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6

ARP is a layer-2 thing -- it's how layer-2 address (MAC) is associated with a layer-3 address (IPv4). The router (any node) will only respond to ARP requests for addresses it owns -- the addresses assigned to it's interface(s) or aliases. It will silently ignore all others. If your router is setup to handle the ancient bad idea of proxy-arp, then yes, it ...


4

You're missing a few keys. The index for NAT (or any connection tracking) is the src IP and port plus the dst IP and port. (Some systems even pay attention to TCP sequence numbers.) So a node can open up to 65535 connections to the same dst IP/port -- 192.168.1.1:[1-65535] to (www):80. Change either destination IP or port and it's a different set. Put ...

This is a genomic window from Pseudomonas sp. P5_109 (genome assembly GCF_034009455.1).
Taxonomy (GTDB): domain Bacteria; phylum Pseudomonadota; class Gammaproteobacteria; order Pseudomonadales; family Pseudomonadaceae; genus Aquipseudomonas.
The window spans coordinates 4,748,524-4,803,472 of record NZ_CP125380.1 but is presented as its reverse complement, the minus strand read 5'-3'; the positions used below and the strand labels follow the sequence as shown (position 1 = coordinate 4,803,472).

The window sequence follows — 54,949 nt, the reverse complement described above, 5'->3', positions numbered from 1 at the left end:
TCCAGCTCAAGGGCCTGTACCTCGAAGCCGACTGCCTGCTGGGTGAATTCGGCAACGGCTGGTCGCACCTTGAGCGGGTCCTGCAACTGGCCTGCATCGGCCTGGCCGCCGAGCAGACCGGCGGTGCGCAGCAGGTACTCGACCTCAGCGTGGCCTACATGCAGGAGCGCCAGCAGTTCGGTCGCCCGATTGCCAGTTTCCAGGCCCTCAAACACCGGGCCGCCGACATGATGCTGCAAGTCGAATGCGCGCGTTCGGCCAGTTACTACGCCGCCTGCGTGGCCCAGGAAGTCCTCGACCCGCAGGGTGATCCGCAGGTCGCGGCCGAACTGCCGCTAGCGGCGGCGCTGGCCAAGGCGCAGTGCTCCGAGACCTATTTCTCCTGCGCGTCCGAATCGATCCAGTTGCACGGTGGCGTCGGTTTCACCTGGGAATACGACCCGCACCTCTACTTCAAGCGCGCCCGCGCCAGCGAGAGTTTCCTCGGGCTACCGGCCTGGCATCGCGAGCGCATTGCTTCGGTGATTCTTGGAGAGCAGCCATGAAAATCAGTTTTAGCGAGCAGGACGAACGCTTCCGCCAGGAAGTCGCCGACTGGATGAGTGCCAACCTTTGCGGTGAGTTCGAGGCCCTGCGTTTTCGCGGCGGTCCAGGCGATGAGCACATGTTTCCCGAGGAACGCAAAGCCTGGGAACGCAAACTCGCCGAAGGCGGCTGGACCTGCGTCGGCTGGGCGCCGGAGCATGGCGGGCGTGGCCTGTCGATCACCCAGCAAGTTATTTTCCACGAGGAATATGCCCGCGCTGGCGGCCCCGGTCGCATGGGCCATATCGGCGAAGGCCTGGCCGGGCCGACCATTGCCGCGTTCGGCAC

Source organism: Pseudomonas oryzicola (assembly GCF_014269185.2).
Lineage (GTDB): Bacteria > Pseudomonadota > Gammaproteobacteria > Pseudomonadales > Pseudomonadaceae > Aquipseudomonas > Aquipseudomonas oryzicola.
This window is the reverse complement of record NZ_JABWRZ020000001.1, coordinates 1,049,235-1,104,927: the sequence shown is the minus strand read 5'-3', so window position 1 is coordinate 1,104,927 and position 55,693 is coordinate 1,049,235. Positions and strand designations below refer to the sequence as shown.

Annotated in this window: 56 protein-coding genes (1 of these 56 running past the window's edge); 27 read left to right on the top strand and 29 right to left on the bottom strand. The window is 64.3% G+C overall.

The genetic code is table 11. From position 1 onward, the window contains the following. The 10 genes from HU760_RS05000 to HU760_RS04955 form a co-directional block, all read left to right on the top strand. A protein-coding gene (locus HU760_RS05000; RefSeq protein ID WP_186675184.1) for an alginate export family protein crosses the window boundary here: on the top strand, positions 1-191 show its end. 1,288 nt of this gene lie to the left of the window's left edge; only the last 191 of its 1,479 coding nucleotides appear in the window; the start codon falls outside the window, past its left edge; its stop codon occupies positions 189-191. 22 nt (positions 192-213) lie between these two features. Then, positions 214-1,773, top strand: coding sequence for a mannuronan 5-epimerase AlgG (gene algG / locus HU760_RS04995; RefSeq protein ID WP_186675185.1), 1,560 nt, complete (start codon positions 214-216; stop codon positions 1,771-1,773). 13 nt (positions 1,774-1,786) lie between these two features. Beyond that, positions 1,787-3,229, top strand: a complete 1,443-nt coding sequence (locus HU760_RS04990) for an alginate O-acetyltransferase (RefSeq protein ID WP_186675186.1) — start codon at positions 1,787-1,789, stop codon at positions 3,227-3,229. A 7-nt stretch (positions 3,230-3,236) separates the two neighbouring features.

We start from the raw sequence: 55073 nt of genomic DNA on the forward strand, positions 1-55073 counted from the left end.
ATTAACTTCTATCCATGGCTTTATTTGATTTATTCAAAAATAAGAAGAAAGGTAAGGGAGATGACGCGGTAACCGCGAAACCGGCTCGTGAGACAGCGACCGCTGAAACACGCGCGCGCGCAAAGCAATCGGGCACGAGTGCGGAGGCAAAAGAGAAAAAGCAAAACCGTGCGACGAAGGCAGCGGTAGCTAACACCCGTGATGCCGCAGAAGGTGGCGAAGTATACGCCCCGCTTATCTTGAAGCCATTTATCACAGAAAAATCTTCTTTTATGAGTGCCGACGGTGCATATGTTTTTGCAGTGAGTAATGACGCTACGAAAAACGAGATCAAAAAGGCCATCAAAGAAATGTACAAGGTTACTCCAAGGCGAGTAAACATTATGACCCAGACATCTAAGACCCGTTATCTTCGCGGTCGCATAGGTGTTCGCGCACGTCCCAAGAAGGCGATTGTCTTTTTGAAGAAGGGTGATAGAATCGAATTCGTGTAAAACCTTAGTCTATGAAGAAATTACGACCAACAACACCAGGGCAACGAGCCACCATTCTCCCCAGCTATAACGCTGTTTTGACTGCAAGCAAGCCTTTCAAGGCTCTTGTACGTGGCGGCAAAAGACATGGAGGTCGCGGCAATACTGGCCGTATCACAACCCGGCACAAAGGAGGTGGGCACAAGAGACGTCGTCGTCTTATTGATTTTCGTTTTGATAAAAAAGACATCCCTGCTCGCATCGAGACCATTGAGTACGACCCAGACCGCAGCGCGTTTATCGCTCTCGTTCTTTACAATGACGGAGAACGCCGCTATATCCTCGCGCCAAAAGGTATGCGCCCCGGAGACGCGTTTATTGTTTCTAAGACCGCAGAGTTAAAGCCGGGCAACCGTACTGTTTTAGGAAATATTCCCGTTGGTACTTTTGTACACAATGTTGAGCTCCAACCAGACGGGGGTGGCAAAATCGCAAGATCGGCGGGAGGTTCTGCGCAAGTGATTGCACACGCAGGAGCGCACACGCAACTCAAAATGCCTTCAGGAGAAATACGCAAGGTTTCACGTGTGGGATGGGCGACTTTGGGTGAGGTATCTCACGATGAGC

2

They're asking you to create 3 different subnets. You're overlapping because rather than carrying on from the 2nd subnet your first operation produced, you're just slicing the same initial net in smaller chunks, so of course they overlap, it's still the same network. Your first operation produced 4 networks, 2nd one being 192.168.1.64, Ideally, you'd want to ...


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